It is clear that the Government believes that the EU has as much to lose as the UK from any reduction in JHA cooperation, and intends to negotiate on that basis. Arguably, this approach leads to a problem which may produce unavoidable and unintended consequences. Many of the “comprehensive and sophisticated suite” of JHA measures which the Government wishes to retain are based on the principle of mutual recognition. Mutual recognition does not require each jurisdiction to have the same laws, but it does require them to trust, recognise and enforce each other’s judicial decisions. This, in turn, is predicated on the assumption that each jurisdiction has minimum substantive and procedural standards of criminal justice. This would, of course, prove controversial: many of those who voted in favour of Leave have argued that this assumption is a legal fiction, which leads to potential injustice, and, moreover, that the UK should not be bound by foreign laws. However, whatever the rights and wrongs of the debate, mutual recognition is what we are asking to sign back up to after Brexit: EAW and the EIO are both, quintessentially, mutual recognition measures.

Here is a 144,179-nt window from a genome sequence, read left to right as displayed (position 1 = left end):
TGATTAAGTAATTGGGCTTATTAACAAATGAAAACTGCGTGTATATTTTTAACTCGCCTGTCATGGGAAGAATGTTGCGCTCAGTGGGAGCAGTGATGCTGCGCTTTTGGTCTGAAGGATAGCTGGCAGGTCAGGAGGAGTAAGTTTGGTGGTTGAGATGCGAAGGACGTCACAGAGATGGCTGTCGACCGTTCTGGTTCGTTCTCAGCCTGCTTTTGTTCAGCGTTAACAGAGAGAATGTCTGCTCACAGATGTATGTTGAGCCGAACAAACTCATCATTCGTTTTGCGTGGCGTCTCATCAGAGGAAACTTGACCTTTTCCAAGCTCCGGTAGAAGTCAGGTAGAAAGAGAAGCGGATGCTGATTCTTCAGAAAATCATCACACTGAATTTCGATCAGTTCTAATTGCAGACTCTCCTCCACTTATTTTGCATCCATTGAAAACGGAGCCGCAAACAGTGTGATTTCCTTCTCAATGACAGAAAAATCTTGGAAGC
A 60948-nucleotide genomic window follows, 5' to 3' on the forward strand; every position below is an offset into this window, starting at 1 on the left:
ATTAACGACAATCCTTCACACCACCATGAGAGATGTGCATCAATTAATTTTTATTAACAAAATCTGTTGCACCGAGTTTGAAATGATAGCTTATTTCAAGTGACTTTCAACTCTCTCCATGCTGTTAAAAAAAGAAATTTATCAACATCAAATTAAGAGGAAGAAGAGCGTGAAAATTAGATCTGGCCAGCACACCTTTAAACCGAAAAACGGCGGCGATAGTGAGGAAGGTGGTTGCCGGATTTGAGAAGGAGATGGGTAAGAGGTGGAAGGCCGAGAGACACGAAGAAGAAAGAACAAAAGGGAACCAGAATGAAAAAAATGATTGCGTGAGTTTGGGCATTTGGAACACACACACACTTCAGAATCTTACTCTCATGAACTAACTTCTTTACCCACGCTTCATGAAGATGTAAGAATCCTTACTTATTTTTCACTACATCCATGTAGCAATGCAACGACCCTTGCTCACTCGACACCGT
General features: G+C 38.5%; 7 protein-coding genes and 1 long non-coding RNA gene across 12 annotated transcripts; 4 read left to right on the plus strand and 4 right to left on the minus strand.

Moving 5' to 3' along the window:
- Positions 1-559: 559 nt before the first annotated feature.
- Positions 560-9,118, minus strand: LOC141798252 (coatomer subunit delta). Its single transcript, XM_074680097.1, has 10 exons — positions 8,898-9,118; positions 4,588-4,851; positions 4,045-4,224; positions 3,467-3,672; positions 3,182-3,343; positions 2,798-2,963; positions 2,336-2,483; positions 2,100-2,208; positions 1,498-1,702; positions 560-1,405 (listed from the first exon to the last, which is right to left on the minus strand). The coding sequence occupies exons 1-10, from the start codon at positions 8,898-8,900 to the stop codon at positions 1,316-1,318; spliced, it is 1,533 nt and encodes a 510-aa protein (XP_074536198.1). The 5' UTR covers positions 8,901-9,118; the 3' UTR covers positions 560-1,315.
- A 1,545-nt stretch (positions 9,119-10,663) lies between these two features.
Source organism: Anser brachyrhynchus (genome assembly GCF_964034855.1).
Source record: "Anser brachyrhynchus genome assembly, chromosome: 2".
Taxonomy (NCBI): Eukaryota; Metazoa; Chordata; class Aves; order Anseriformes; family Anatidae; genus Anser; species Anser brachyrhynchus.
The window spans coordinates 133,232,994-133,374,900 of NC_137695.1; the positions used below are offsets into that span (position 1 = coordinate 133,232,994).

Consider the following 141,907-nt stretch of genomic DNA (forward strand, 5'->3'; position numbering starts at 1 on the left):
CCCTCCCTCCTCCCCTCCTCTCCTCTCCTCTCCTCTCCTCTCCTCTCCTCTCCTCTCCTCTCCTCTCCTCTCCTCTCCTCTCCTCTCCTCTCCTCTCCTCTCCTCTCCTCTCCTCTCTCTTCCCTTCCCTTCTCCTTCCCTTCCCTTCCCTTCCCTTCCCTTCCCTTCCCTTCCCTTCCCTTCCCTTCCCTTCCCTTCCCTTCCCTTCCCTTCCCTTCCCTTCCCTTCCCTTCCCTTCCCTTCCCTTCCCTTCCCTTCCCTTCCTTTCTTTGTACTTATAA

Pre-Brexit, the UK was able to pursue a divergent approach to mutual recognition, for example, by routinely refusing extradition based on a disproportionate interference with an individual’s private and family life under Article 8 ECHR; and by permitting arguments under Article 6 and/or abuse of process that challenged the substantive basis upon which an EAW had been issued. Further, in 2014, the Government introduced new statutory bars to extradition which arguably did not feature in the EAW Framework Decision at all. Extradition could now be barred explicitly on grounds of proportionality, forum, or in the absence of a decision by the requesting State to charge and try the suspect.